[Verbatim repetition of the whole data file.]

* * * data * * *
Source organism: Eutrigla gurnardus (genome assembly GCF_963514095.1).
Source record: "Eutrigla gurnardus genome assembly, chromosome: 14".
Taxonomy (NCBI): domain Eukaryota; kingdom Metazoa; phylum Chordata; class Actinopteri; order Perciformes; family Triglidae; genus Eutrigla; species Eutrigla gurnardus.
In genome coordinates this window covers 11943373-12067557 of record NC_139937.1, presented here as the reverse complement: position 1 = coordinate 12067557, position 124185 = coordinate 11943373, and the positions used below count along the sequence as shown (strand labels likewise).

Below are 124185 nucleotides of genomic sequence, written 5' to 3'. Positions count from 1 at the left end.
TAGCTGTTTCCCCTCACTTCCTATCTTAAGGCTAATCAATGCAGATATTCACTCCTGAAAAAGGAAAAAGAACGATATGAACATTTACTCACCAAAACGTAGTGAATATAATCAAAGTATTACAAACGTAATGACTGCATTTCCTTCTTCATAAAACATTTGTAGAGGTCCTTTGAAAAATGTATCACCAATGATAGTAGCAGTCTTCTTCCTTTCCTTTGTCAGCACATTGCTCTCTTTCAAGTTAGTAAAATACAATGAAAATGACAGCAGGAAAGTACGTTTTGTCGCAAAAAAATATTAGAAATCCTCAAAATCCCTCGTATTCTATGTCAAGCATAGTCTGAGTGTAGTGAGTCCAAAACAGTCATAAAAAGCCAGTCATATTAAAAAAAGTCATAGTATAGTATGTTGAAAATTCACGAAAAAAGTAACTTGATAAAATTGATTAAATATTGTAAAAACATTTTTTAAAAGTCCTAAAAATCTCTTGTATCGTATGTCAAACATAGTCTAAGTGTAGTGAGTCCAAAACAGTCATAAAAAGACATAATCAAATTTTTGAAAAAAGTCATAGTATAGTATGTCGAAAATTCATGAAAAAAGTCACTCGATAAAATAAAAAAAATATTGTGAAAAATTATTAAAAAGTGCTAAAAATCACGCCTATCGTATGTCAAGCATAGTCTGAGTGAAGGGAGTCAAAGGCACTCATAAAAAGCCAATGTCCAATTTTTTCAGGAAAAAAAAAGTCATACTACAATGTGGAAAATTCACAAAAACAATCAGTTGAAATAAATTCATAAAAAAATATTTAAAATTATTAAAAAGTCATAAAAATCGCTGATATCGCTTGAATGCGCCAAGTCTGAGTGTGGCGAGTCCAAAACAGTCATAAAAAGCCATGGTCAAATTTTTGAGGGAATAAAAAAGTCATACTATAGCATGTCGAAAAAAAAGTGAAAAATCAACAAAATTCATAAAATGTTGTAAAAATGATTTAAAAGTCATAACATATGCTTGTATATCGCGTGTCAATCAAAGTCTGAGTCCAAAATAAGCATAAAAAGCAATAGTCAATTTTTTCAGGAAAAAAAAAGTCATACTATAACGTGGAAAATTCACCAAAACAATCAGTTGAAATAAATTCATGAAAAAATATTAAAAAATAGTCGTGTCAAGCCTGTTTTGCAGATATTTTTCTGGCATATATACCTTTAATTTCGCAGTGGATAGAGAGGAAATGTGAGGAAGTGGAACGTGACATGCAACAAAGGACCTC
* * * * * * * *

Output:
Source organism: Eutrigla gurnardus (genome assembly GCF_963514095.1).
Source record: "Eutrigla gurnardus genome assembly, chromosome: 14".
Taxonomy (NCBI): domain Eukaryota; kingdom Metazoa; phylum Chordata; class Actinopteri; order Perciformes; family Triglidae; genus Eutrigla; species Eutrigla gurnardus.
In genome coordinates this window covers 11943373-12067557 of record NC_139937.1, presented here as the reverse complement: position 1 = coordinate 12067557, position 124185 = coordinate 11943373, and the positions used below count along the sequence as shown (strand labels likewise).

Below are 124185 nucleotides of genomic sequence, written 5' to 3'. Positions count from 1 at the left end.
TAGCTGTTTCCCCTCACTTCCTATCTTAAGGCTAATCAATGCAGATATTCACTCCTGAAAAAGGAAAAAGAACGATATGAACATTTACTCACCAAAACGTAGTGAATATAATCAAAGTATTACAAACGTAATGACTGCATTTCCTTCTTCATAAAACATTTGTAGAGGTCCTTTGAAAAATGTATCACCAATGATAGTAGCAGTCTTCTTCCTTTCCTTTGTCAGCACATTGCTCTCTTTCAAGTTAGTAAAATACAATGAAAATGACAGCAGGAAAGTACGTTTTGTCGCAAAAAAATATTAGAAATCCTCAAAATCCCTCGTATTCTATGTCAAGCATAGTCTGAGTGTAGTGAGTCCAAAACAGTCATAAAAAGCCAGTCATATTAAAAAAAGTCATAGTATAGTATGTTGAAAATTCACGAAAAAAGTAACTTGATAAAATTGATTAAATATTGTAAAAACATTTTTTAAAAGTCCTAAAAATCTCTTGTATCGTATGTCAAACATAGTCTAAGTGTAGTGAGTCCAAAACAGTCATAAAAAGACATAATCAAATTTTTGAAAAAAGTCATAGTATAGTATGTCGAAAATTCATGAAAAAAGTCACTCGATAAAATAAAAAAAATATTGTGAAAAATTATTAAAAAGTGCTAAAAATCACGCCTATCGTATGTCAAGCATAGTCTGAGTGAAGGGAGTCAAAGGCACTCATAAAAAGCCAATGTCCAATTTTTTCAGGAAAAAAAAAGTCATACTACAATGTGGAAAATTCACAAAAACAATCAGTTGAAATAAATTCATAAAAAAATATTTAAAATTATTAAAAAGTCATAAAAATCGCTGATATCGCTTGAATGCGCCAAGTCTGAGTGTGGCGAGTCCAAAACAGTCATAAAAAGCCATGGTCAAATTTTTGAGGGAATAAAAAAGTCATACTATAGCATGTCGAAAAAAAAGTGAAAAATCAACAAAATTCATAAAATGTTGTAAAAATGATTTAAAAGTCATAACATATGCTTGTATATCGCGTGTCAATCAAAGTCTGAGTCCAAAATAAGCATAAAAAGCAATAGTCAATTTTTTCAGGAAAAAAAAAGTCATACTATAACGTGGAAAATTCACCAAAACAATCAGTTGAAATAAATTCATGAAAAAATATTAAAAAATAGTCGTGTCAAGCCTGTTTTGCAGATATTTTTCTGGCATATATACCTTTAATTTCGCAGTGGATAGAGAGGAAATGTGAGGAAGTGGAACGTGACATGCAACAAAGGACCTC